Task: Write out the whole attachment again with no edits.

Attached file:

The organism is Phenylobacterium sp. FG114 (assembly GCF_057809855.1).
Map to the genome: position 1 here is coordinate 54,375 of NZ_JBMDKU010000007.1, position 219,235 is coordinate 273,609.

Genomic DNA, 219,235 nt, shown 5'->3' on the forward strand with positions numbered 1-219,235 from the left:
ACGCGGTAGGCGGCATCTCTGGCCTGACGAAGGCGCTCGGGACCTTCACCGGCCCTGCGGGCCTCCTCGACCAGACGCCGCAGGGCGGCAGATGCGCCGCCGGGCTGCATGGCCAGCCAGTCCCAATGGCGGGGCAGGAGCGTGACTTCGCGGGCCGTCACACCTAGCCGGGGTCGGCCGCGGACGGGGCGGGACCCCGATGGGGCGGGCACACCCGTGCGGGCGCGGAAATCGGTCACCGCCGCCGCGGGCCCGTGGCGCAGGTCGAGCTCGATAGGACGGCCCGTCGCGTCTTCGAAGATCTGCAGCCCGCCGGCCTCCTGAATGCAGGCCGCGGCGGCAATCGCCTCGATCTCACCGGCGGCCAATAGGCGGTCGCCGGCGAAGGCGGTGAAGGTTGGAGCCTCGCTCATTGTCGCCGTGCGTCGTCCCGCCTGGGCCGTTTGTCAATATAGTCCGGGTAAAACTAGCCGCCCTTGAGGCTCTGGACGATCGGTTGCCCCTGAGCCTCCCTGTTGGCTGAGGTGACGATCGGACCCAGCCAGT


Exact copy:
The organism is Phenylobacterium sp. FG114 (assembly GCF_057809855.1).
Map to the genome: position 1 here is coordinate 54,375 of NZ_JBMDKU010000007.1, position 219,235 is coordinate 273,609.

Genomic DNA, 219,235 nt, shown 5'->3' on the forward strand with positions numbered 1-219,235 from the left:
ACGCGGTAGGCGGCATCTCTGGCCTGACGAAGGCGCTCGGGACCTTCACCGGCCCTGCGGGCCTCCTCGACCAGACGCCGCAGGGCGGCAGATGCGCCGCCGGGCTGCATGGCCAGCCAGTCCCAATGGCGGGGCAGGAGCGTGACTTCGCGGGCCGTCACACCTAGCCGGGGTCGGCCGCGGACGGGGCGGGACCCCGATGGGGCGGGCACACCCGTGCGGGCGCGGAAATCGGTCACCGCCGCCGCGGGCCCGTGGCGCAGGTCGAGCTCGATAGGACGGCCCGTCGCGTCTTCGAAGATCTGCAGCCCGCCGGCCTCCTGAATGCAGGCCGCGGCGGCAATCGCCTCGATCTCACCGGCGGCCAATAGGCGGTCGCCGGCGAAGGCGGTGAAGGTTGGAGCCTCGCTCATTGTCGCCGTGCGTCGTCCCGCCTGGGCCGTTTGTCAATATAGTCCGGGTAAAACTAGCCGCCCTTGAGGCTCTGGACGATCGGTTGCCCCTGAGCCTCCCTGTTGGCTGAGGTGACGATCGGACCCAGCCAGT